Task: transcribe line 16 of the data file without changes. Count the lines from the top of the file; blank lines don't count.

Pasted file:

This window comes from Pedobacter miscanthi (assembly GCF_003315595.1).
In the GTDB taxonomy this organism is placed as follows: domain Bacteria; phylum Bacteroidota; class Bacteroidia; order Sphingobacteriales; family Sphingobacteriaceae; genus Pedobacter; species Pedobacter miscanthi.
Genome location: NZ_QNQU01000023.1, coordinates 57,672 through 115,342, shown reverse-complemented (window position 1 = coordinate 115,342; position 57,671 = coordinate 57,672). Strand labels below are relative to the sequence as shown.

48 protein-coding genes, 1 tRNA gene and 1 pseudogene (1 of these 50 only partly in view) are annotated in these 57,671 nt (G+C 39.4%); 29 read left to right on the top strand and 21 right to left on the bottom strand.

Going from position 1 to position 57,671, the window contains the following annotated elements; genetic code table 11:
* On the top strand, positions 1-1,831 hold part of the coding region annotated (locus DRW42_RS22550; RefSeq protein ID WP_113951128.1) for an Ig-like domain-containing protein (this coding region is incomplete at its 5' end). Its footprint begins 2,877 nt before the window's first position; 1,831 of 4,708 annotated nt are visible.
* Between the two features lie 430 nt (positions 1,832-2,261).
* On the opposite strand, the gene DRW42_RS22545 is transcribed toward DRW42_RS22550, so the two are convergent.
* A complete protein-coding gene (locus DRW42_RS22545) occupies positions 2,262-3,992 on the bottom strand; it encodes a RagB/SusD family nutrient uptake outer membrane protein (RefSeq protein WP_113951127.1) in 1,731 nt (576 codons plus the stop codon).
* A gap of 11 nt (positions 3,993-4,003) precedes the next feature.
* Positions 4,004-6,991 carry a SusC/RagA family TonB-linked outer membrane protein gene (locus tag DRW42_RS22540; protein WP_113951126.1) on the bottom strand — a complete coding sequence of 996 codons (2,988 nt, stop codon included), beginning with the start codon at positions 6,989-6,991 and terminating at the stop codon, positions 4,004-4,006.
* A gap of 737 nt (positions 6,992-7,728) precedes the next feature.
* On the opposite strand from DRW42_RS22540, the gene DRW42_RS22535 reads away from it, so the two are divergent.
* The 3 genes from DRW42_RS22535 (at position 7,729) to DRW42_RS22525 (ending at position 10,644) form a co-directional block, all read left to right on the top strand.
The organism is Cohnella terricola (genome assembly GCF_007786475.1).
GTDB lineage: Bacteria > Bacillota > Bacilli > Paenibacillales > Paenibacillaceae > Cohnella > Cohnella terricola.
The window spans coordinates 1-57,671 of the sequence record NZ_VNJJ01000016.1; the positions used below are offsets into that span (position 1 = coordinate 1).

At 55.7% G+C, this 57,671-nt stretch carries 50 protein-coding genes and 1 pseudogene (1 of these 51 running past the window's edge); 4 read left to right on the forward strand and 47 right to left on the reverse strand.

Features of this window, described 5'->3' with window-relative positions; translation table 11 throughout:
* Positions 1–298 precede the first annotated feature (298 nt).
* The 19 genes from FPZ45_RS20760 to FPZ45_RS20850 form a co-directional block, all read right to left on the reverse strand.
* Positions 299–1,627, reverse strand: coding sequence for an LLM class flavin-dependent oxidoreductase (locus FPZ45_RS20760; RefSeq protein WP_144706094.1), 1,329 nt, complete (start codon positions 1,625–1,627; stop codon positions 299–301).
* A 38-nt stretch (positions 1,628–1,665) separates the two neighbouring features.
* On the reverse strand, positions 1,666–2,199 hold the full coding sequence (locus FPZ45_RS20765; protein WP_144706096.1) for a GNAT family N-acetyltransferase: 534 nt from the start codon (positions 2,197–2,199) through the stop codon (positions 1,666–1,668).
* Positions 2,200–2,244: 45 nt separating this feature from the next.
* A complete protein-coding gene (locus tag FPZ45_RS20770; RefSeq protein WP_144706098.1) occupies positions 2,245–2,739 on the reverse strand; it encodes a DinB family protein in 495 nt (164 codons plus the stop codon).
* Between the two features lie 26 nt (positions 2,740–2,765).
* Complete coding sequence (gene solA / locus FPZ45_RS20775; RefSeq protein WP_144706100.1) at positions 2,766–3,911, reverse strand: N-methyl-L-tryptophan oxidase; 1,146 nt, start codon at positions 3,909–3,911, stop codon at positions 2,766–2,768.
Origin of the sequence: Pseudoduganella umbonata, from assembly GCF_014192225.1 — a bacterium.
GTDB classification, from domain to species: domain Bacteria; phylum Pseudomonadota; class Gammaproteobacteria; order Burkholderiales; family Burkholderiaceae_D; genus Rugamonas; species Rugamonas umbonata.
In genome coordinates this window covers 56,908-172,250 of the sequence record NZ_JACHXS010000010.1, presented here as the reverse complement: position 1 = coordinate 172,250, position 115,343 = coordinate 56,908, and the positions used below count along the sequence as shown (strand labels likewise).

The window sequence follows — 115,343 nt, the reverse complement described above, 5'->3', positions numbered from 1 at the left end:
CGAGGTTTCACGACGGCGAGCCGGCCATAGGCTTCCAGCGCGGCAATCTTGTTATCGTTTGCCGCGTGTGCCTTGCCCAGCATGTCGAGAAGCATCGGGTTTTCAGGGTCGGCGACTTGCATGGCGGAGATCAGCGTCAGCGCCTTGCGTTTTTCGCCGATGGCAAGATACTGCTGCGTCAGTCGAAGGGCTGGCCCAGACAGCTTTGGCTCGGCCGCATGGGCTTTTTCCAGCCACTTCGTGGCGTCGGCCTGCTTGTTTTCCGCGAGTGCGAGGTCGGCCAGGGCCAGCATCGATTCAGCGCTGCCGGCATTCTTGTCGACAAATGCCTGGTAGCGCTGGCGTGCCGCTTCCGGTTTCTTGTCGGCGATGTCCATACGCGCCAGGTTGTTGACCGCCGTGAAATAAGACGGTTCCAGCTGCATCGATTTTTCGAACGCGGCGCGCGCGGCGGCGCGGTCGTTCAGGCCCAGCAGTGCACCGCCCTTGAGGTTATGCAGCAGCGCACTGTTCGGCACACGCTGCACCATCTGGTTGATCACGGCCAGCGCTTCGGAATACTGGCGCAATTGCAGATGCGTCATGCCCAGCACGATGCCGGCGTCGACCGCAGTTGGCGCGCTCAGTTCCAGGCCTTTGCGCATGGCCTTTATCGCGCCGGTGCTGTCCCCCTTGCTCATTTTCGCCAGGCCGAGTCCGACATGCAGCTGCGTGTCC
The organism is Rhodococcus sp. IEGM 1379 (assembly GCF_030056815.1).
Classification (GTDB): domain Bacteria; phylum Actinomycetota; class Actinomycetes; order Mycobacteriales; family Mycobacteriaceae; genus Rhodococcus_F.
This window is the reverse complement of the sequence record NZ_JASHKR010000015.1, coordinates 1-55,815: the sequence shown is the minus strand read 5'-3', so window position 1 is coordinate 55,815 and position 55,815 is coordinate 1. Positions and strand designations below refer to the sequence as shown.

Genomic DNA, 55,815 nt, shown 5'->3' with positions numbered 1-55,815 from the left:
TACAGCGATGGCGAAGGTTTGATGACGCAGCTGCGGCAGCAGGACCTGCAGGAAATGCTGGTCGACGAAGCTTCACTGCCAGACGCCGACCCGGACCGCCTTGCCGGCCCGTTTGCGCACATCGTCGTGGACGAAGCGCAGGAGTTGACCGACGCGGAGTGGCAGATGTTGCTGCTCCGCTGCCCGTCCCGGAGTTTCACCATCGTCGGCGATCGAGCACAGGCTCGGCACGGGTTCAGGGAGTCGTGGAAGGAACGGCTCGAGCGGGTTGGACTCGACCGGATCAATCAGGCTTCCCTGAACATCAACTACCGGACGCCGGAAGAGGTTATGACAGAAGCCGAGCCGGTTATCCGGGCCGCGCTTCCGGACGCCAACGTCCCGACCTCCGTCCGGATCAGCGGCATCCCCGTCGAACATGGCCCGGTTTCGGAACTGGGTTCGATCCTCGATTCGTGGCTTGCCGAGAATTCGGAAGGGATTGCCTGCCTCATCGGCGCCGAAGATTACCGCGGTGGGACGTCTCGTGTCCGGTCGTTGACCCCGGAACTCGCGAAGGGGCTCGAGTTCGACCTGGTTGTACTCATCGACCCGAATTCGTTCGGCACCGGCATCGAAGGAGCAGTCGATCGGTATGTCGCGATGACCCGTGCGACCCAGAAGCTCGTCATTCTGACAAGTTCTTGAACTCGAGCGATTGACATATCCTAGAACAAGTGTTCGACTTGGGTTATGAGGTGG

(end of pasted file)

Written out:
GTDB lineage: Bacteria > Bacillota > Bacilli > Paenibacillales > Paenibacillaceae > Cohnella > Cohnella terricola.